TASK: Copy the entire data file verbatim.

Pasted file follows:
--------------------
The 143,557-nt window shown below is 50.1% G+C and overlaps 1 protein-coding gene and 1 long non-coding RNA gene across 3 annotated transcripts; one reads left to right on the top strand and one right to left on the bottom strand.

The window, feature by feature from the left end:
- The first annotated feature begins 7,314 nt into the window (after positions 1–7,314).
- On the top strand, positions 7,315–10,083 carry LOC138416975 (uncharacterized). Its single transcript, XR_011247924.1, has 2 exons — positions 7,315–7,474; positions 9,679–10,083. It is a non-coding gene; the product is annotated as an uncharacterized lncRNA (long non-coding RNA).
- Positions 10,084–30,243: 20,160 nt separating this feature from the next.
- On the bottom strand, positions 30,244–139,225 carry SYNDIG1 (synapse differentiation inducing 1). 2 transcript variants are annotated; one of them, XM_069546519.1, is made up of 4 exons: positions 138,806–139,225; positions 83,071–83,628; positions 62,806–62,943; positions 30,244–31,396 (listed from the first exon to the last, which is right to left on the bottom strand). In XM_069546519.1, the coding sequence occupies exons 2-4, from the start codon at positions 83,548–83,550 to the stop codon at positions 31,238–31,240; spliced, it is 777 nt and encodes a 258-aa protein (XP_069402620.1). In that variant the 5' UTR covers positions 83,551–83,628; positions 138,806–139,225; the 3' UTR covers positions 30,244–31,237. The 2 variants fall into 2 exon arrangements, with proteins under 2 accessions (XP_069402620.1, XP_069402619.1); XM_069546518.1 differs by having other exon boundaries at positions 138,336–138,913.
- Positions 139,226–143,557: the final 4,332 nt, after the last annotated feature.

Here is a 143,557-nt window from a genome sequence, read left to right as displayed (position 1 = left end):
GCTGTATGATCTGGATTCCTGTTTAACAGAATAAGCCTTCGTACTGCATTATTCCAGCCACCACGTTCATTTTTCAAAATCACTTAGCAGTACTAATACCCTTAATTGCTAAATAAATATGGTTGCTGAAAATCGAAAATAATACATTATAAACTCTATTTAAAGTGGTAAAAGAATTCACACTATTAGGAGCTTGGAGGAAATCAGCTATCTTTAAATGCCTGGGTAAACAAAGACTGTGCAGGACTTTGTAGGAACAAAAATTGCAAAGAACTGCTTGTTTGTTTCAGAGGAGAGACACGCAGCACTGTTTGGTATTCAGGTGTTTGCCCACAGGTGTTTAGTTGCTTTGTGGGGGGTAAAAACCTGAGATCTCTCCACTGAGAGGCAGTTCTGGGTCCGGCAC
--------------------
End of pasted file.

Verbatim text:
The 143,557-nt window shown below is 50.1% G+C and overlaps 1 protein-coding gene and 1 long non-coding RNA gene across 3 annotated transcripts; one reads left to right on the top strand and one right to left on the bottom strand.

The window, feature by feature from the left end:
- The first annotated feature begins 7,314 nt into the window (after positions 1–7,314).
- On the top strand, positions 7,315–10,083 carry LOC138416975 (uncharacterized). Its single transcript, XR_011247924.1, has 2 exons — positions 7,315–7,474; positions 9,679–10,083. It is a non-coding gene; the product is annotated as an uncharacterized lncRNA (long non-coding RNA).
- Positions 10,084–30,243: 20,160 nt separating this feature from the next.
- On the bottom strand, positions 30,244–139,225 carry SYNDIG1 (synapse differentiation inducing 1). 2 transcript variants are annotated; one of them, XM_069546519.1, is made up of 4 exons: positions 138,806–139,225; positions 83,071–83,628; positions 62,806–62,943; positions 30,244–31,396 (listed from the first exon to the last, which is right to left on the bottom strand). In XM_069546519.1, the coding sequence occupies exons 2-4, from the start codon at positions 83,548–83,550 to the stop codon at positions 31,238–31,240; spliced, it is 777 nt and encodes a 258-aa protein (XP_069402620.1). In that variant the 5' UTR covers positions 83,551–83,628; positions 138,806–139,225; the 3' UTR covers positions 30,244–31,237. The 2 variants fall into 2 exon arrangements, with proteins under 2 accessions (XP_069402620.1, XP_069402619.1); XM_069546518.1 differs by having other exon boundaries at positions 138,336–138,913.
- Positions 139,226–143,557: the final 4,332 nt, after the last annotated feature.

Here is a 143,557-nt window from a genome sequence, read left to right as displayed (position 1 = left end):
GCTGTATGATCTGGATTCCTGTTTAACAGAATAAGCCTTCGTACTGCATTATTCCAGCCACCACGTTCATTTTTCAAAATCACTTAGCAGTACTAATACCCTTAATTGCTAAATAAATATGGTTGCTGAAAATCGAAAATAATACATTATAAACTCTATTTAAAGTGGTAAAAGAATTCACACTATTAGGAGCTTGGAGGAAATCAGCTATCTTTAAATGCCTGGGTAAACAAAGACTGTGCAGGACTTTGTAGGAACAAAAATTGCAAAGAACTGCTTGTTTGTTTCAGAGGAGAGACACGCAGCACTGTTTGGTATTCAGGTGTTTGCCCACAGGTGTTTAGTTGCTTTGTGGGGGGTAAAAACCTGAGATCTCTCCACTGAGAGGCAGTTCTGGGTCCGGCAC